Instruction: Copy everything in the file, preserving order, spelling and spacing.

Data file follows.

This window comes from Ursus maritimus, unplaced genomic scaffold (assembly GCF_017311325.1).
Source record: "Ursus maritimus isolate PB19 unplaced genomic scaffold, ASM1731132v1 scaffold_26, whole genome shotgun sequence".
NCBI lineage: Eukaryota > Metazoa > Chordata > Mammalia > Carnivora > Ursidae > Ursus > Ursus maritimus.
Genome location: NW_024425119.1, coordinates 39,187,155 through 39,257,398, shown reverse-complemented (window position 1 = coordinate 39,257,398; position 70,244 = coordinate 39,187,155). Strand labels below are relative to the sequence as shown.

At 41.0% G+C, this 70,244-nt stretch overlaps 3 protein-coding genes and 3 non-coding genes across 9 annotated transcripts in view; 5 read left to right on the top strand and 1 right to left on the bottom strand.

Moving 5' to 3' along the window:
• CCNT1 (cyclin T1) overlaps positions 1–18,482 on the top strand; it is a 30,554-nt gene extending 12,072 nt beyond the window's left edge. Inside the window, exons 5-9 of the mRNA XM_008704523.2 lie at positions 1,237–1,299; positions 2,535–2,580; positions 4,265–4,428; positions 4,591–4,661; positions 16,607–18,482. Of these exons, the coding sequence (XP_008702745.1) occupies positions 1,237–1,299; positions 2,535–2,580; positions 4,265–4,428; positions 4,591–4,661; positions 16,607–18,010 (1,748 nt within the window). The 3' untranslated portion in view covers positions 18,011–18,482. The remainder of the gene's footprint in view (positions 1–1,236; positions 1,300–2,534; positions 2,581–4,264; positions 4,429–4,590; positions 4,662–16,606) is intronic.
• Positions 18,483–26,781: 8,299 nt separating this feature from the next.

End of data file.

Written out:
This window comes from Ursus maritimus, unplaced genomic scaffold (assembly GCF_017311325.1).
Source record: "Ursus maritimus isolate PB19 unplaced genomic scaffold, ASM1731132v1 scaffold_26, whole genome shotgun sequence".
NCBI lineage: Eukaryota > Metazoa > Chordata > Mammalia > Carnivora > Ursidae > Ursus > Ursus maritimus.
Genome location: NW_024425119.1, coordinates 39,187,155 through 39,257,398, shown reverse-complemented (window position 1 = coordinate 39,257,398; position 70,244 = coordinate 39,187,155). Strand labels below are relative to the sequence as shown.

At 41.0% G+C, this 70,244-nt stretch overlaps 3 protein-coding genes and 3 non-coding genes across 9 annotated transcripts in view; 5 read left to right on the top strand and 1 right to left on the bottom strand.

Moving 5' to 3' along the window:
• CCNT1 (cyclin T1) overlaps positions 1–18,482 on the top strand; it is a 30,554-nt gene extending 12,072 nt beyond the window's left edge. Inside the window, exons 5-9 of the mRNA XM_008704523.2 lie at positions 1,237–1,299; positions 2,535–2,580; positions 4,265–4,428; positions 4,591–4,661; positions 16,607–18,482. Of these exons, the coding sequence (XP_008702745.1) occupies positions 1,237–1,299; positions 2,535–2,580; positions 4,265–4,428; positions 4,591–4,661; positions 16,607–18,010 (1,748 nt within the window). The 3' untranslated portion in view covers positions 18,011–18,482. The remainder of the gene's footprint in view (positions 1–1,236; positions 1,300–2,534; positions 2,581–4,264; positions 4,429–4,590; positions 4,662–16,606) is intronic.
• Positions 18,483–26,781: 8,299 nt separating this feature from the next.